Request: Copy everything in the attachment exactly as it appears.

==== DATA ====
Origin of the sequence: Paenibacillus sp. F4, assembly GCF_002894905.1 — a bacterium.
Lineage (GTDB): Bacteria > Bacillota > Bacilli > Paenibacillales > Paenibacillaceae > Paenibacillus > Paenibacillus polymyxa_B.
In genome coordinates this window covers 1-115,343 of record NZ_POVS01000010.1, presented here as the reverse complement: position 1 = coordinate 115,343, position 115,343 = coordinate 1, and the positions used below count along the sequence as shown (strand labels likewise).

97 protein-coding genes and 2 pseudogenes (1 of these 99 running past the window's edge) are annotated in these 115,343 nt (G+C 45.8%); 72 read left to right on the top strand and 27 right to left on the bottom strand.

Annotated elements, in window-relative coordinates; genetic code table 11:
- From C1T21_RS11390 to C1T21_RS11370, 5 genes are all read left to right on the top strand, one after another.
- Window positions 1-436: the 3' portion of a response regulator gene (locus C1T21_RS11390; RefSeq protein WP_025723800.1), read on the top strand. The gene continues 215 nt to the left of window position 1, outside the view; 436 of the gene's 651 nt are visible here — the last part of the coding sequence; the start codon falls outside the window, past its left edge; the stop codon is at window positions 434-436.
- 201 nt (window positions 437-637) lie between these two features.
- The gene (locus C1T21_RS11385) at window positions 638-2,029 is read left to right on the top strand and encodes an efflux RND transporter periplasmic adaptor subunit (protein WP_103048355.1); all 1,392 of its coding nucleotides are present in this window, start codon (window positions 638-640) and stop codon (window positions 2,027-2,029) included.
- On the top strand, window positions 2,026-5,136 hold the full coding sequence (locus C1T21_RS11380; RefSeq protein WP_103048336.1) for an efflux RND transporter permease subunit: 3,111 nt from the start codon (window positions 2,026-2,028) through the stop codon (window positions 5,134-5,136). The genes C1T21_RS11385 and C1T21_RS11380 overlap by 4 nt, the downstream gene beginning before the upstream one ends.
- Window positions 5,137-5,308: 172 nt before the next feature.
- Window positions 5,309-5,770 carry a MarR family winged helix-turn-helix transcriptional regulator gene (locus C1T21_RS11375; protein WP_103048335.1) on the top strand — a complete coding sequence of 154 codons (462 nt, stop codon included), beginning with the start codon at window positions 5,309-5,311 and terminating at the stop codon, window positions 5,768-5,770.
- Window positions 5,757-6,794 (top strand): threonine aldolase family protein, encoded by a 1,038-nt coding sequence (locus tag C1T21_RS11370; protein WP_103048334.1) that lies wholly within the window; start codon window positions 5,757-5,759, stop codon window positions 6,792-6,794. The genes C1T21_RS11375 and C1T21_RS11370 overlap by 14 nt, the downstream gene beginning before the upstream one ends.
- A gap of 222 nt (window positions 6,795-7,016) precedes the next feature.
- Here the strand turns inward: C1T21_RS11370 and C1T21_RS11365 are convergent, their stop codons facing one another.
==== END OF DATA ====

Origin of the sequence: Paenibacillus sp. F4, assembly GCF_002894905.1 — a bacterium.
Lineage (GTDB): Bacteria > Bacillota > Bacilli > Paenibacillales > Paenibacillaceae > Paenibacillus > Paenibacillus polymyxa_B.
In genome coordinates this window covers 1-115,343 of record NZ_POVS01000010.1, presented here as the reverse complement: position 1 = coordinate 115,343, position 115,343 = coordinate 1, and the positions used below count along the sequence as shown (strand labels likewise).

97 protein-coding genes and 2 pseudogenes (1 of these 99 running past the window's edge) are annotated in these 115,343 nt (G+C 45.8%); 72 read left to right on the top strand and 27 right to left on the bottom strand.

Annotated elements, in window-relative coordinates; genetic code table 11:
- From C1T21_RS11390 to C1T21_RS11370, 5 genes are all read left to right on the top strand, one after another.
- Window positions 1-436: the 3' portion of a response regulator gene (locus C1T21_RS11390; RefSeq protein WP_025723800.1), read on the top strand. The gene continues 215 nt to the left of window position 1, outside the view; 436 of the gene's 651 nt are visible here — the last part of the coding sequence; the start codon falls outside the window, past its left edge; the stop codon is at window positions 434-436.
- 201 nt (window positions 437-637) lie between these two features.
- The gene (locus C1T21_RS11385) at window positions 638-2,029 is read left to right on the top strand and encodes an efflux RND transporter periplasmic adaptor subunit (protein WP_103048355.1); all 1,392 of its coding nucleotides are present in this window, start codon (window positions 638-640) and stop codon (window positions 2,027-2,029) included.
- On the top strand, window positions 2,026-5,136 hold the full coding sequence (locus C1T21_RS11380; RefSeq protein WP_103048336.1) for an efflux RND transporter permease subunit: 3,111 nt from the start codon (window positions 2,026-2,028) through the stop codon (window positions 5,134-5,136). The genes C1T21_RS11385 and C1T21_RS11380 overlap by 4 nt, the downstream gene beginning before the upstream one ends.
- Window positions 5,137-5,308: 172 nt before the next feature.
- Window positions 5,309-5,770 carry a MarR family winged helix-turn-helix transcriptional regulator gene (locus C1T21_RS11375; protein WP_103048335.1) on the top strand — a complete coding sequence of 154 codons (462 nt, stop codon included), beginning with the start codon at window positions 5,309-5,311 and terminating at the stop codon, window positions 5,768-5,770.
- Window positions 5,757-6,794 (top strand): threonine aldolase family protein, encoded by a 1,038-nt coding sequence (locus tag C1T21_RS11370; protein WP_103048334.1) that lies wholly within the window; start codon window positions 5,757-5,759, stop codon window positions 6,792-6,794. The genes C1T21_RS11375 and C1T21_RS11370 overlap by 14 nt, the downstream gene beginning before the upstream one ends.
- A gap of 222 nt (window positions 6,795-7,016) precedes the next feature.
- Here the strand turns inward: C1T21_RS11370 and C1T21_RS11365 are convergent, their stop codons facing one another.